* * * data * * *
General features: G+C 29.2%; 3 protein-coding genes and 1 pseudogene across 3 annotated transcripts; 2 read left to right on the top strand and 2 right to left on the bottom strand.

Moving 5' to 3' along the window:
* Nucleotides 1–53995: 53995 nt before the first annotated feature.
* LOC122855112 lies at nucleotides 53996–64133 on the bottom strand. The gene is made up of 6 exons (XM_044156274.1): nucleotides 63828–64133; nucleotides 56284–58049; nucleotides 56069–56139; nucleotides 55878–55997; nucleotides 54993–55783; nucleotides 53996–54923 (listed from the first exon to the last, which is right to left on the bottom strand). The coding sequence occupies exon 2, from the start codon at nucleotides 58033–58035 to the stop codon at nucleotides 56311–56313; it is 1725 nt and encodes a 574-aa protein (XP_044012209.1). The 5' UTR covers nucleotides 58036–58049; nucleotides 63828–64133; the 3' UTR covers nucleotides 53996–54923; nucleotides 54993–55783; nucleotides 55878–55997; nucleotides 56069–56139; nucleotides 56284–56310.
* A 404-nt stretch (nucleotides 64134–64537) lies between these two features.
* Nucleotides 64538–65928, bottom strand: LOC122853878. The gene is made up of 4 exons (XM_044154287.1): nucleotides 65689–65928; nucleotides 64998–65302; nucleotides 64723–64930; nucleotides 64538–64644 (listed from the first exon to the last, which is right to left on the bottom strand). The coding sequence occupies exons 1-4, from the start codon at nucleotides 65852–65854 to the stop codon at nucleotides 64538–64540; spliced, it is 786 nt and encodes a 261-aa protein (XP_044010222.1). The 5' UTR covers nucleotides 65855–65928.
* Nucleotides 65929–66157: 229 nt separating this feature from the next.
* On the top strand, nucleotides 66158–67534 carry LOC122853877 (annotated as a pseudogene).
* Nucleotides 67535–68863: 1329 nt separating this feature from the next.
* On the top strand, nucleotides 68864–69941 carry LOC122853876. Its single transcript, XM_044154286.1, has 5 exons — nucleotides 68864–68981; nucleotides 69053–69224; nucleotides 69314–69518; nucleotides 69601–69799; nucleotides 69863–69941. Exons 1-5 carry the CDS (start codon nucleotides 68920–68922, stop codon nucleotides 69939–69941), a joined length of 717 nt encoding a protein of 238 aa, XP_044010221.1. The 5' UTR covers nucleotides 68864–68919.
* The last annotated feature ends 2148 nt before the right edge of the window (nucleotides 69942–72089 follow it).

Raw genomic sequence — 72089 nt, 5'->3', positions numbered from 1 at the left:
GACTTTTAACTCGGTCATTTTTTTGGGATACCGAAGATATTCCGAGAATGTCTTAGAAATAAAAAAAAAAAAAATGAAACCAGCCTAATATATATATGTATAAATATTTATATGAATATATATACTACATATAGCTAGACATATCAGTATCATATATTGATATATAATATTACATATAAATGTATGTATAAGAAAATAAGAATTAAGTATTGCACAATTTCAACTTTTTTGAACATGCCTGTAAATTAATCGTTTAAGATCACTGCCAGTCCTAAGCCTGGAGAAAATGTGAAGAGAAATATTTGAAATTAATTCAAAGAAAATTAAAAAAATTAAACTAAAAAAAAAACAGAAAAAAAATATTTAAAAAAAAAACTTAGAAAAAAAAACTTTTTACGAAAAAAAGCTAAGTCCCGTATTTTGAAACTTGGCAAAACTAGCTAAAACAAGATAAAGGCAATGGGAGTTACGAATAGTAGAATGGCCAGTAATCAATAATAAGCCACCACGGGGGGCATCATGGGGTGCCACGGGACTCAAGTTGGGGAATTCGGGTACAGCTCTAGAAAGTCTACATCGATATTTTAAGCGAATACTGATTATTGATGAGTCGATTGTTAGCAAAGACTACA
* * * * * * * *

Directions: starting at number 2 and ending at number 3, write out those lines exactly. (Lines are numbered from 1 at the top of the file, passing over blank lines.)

Moving 5' to 3' along the window:
* Nucleotides 1–53995: 53995 nt before the first annotated feature.